Still finding it difficult to cook or brush her daughters' hair, Jacobs' girls have learned to make meals and style their own hair in another room so she doesn't see them and have a seizure because she is thinking about what they are doing.



In all, Jacobs says, there are around 40 everyday tasks which she finds difficult, as they could trigger a seizure.

While there is no cure for reflex epilepsy, she now takes medication which she finds helpful. But, the only certain way to stay well is to avoid known triggers.

“It makes everyday life really difficult," she said. “I used to see my neurologist once every four months and cry. I told her I felt terrible because other people with epilepsy have much worse symptoms and more dramatic seizures, but she really felt for me and said, 'Yes, but your quality of life is awful because your whole day is based around seizure control.'"



“She was right. Having reflex epilepsy has changed my whole life," she said.

“When my youngest daughter was 10, I walked her to school one day and, of course, there were lots of mom with buns and plaits and loose hair and when I started thinking about it, I had a seizure in the playground. After that, I couldn't walk my daughter to school anymore."

Jacobs has also had to change her entire wardrobe, as buttons and zips cause her problems. Instead, she has to wear clothes she can pull on – like T-shirts, jumpers and elasticated waists – without the fear of triggering a seizure.

“For most people with epilepsy, anxiety and seizures go hand-in-hand," she said. “Anxiety can trigger a seizure and a seizure can trigger anxiety, which is a vicious circle."

Employment is another challenge for epilepsy sufferers, with 66 per cent of those affected being unable to work, according to the charity Epilepsy Action.

Hayley Jacobs (Collect/ PA Real Life)

Jacobs started her career working in finance, worked as a learning support assistant in schools for seven years and had just completed a training year to teach religious studies in a secondary school when her epilepsy spiraled, forcing her to stop.

Now working part-time in education support, she has to balance the demands of a job with resting and taking care of herself, all the while avoiding the triggers she knows will cause a seizure.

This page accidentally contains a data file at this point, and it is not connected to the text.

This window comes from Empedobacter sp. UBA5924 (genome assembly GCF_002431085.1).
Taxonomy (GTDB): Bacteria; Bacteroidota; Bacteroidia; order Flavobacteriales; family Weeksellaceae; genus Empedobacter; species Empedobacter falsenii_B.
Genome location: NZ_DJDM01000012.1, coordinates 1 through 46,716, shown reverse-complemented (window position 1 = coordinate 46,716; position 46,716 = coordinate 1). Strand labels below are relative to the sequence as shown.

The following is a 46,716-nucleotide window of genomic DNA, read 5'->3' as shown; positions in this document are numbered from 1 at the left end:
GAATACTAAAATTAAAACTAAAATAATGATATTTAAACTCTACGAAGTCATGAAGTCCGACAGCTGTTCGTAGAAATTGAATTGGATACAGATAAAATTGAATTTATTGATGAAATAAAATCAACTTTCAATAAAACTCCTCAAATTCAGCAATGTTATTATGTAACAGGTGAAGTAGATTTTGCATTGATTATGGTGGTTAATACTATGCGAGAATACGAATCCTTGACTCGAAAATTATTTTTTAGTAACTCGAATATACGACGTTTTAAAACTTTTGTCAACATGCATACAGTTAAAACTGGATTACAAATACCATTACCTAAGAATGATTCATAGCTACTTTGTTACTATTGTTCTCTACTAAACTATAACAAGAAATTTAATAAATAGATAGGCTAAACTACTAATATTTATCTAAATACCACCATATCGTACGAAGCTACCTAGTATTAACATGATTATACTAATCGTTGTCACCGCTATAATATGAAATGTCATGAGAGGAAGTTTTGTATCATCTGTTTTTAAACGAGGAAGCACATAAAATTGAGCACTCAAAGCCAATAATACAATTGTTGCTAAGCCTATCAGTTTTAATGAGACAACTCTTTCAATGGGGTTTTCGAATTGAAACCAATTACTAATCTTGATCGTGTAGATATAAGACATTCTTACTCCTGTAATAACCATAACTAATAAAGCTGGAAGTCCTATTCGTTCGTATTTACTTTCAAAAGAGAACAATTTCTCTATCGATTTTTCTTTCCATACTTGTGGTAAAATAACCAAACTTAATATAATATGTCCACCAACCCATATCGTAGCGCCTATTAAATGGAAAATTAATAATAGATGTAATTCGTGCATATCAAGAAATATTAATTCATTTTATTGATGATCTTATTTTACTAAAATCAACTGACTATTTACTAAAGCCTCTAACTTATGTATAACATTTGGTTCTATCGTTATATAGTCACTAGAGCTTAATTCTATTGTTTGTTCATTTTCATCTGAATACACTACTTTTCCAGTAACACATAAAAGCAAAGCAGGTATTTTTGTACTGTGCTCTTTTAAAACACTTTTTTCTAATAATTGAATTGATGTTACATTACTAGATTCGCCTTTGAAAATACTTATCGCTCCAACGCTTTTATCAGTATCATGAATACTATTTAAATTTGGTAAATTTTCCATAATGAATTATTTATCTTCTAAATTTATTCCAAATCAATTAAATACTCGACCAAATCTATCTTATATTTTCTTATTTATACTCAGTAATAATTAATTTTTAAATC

Another difficulty of her condition is the fact it is not visible.



“I wear the 'please-give-up-your seat' badge when I travel on the tube," she said. “I don't ask for a seat unless I really think I need one, but I see people looking at me, which makes me want to tell them what I have wrong, so they will understand why I might need a seat.

“It's been 18 months since my epilepsy started to spiral out of control so, as a family, we have our new 'normal' now. It's taken us a long time to adapt and it's changed the way we live as a family, but I'm very proud of my girls and how they've learned to do things when I can't."

Hayley Jacobs (Collect/ PA Real Life)

“I think I'm over the worst. I have effective medication and am a bit more capable now, but my life hasn't turned out the way I expected it to," she added.

“I don't want sympathy, but there are days when it's still hard. I'm a million times better than I was, but I still have the anxiety and depression – part of which is caused by my medication and part born out of frustration."

March 26 was designated International Epilepsy Day, also known as Purple Day as sufferers and supporters wear something purple to help raise awareness.

“I surprised my husband the other day when he made some comment about how well I seemed to be doing at the moment. I replied saying, 'Oh, I was sitting on the train this morning thinking about killing myself,' which really shocked him," she said.

“I don't have suicidal tendencies. I'm not sitting there planning how to do it, but I sit there feeling, 'Is this it? Am I never going to get any better? Is this my life now?' It's hard to cope with the fact my life isn't how I wanted it to be."

For more information on epilepsy visit Epilepsy Action and to follow Hayley's progress read her blog here.